I will never be able to get this memory out of my head. She looked me dead in the eyes, shifted a little in her chair, and said “Do you know what I think? I think you don’t want to do it.” Talk about an icy punch to the gut. Here I was taking time out of my free day to talk to her in person and explain that I have limits due to a medical condition that is draining my livelihood, and she said that. I am proud of myself for being able to keep my cool in front of her. I am proud of myself for standing my ground and defending myself in a respectful manner. I was strong and unwavering. I had to be.
I wish I could say that was the end of her ableist bullshit, but it was only the beginning.
It was around this time that I had my first adrenal crisis, and I wound up in the hospital. After I received the medical care I needed, I happily returned to work after a few weeks of hiatus recovering from the complications. My doctor imposed new restrictions on me, forbidding me from working in any department that had a refrigeration unit, and I was no longer allowed to lift anything 50lbs or higher. Both of those things were half the job responsibilities in the produce department. You can read about this in more detail here, but for the sake of keeping this article as brief as possible, I’m going to move on.
After I had my talk with Carrie, she treated me differently. She was snappy and short-tempered whereas before she graced me with her plastic smile and fake pride when I was what she considered a valuable employee. I was okay with the act before. I got it. She was there to do a job, not to make friends, but now she was becoming this source of toxicity in a work environment that I used to love.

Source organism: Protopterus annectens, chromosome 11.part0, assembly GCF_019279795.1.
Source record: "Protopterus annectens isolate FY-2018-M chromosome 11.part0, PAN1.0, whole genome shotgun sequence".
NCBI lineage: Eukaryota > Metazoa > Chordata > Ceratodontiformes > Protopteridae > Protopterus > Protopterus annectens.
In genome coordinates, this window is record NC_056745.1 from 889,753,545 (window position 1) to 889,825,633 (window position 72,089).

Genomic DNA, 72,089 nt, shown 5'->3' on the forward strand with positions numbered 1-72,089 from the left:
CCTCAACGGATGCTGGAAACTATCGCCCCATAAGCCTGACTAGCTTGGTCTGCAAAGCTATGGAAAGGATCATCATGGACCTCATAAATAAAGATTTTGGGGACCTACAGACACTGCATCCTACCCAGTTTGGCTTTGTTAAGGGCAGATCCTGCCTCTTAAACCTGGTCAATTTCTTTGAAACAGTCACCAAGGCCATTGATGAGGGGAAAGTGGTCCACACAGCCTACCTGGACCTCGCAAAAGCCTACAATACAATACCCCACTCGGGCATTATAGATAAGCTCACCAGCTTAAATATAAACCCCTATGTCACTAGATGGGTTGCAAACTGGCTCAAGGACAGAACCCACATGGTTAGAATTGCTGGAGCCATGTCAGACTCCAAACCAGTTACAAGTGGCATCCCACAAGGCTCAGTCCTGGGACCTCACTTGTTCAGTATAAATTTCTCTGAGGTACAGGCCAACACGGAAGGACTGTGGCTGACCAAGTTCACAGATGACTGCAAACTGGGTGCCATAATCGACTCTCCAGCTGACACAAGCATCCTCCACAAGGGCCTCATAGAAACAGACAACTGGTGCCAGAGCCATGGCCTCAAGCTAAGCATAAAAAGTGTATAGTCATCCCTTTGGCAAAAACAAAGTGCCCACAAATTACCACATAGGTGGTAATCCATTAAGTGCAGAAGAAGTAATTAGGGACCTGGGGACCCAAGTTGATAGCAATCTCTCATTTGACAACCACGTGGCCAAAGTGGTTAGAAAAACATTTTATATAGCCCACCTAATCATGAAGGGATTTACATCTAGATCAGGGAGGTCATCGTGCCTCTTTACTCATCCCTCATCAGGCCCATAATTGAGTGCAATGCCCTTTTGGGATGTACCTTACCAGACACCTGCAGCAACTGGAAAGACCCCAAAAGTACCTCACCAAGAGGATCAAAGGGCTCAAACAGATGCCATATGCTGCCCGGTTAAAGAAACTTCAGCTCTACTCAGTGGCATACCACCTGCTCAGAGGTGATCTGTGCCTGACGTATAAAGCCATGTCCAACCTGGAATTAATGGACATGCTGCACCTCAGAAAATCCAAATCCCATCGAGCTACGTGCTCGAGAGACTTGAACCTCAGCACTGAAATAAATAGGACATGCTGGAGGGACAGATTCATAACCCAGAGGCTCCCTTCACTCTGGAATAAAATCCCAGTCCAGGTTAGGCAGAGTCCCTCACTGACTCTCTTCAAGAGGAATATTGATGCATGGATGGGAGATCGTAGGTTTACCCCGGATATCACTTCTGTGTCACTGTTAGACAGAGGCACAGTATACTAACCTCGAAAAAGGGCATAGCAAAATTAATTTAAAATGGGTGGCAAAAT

They eventually had to move me out of the produce department because I was becoming more of a burden than an asset to my co-workers. This was by my suggestion. I knew I was holding them back though they had been accommodating for me without any complaints. I could tell I wasn’t being any help with my restrictions.
I became a wild card for the other departments. Some shifts, I would work stocking shelves in the medicine aisles, other days, it was grocery or simply working a cash register. One day, I came in to work and went up to the office to see what my task for the day would be. Carrie was there. I cringed internally. She seemed like a stereotypical Disney villain. It was something in her eyes. I could just tell how much she despised me.
She informed me that I would be working in the grocery department by myself that night. That alone was a difficult task. “Grocery” is a blanket term for “90% of all the non-refrigerated shelves in the store”. It would be difficult, but I could handle it. I would also be in charge, she added, of delivering the flats of new shipments from the loading docks to the produce department by myself when the truck arrives. This was damn near impossible for me to do by myself, and she had to know that.
She then went on to tell me that I would also be in charge of the dairy department. I informed her that I had never been trained in that department, and that my doctor had instructed me not to work in refrigerated units because it triggers my asthma, which was the diagnosed trigger of my adrenal crisis.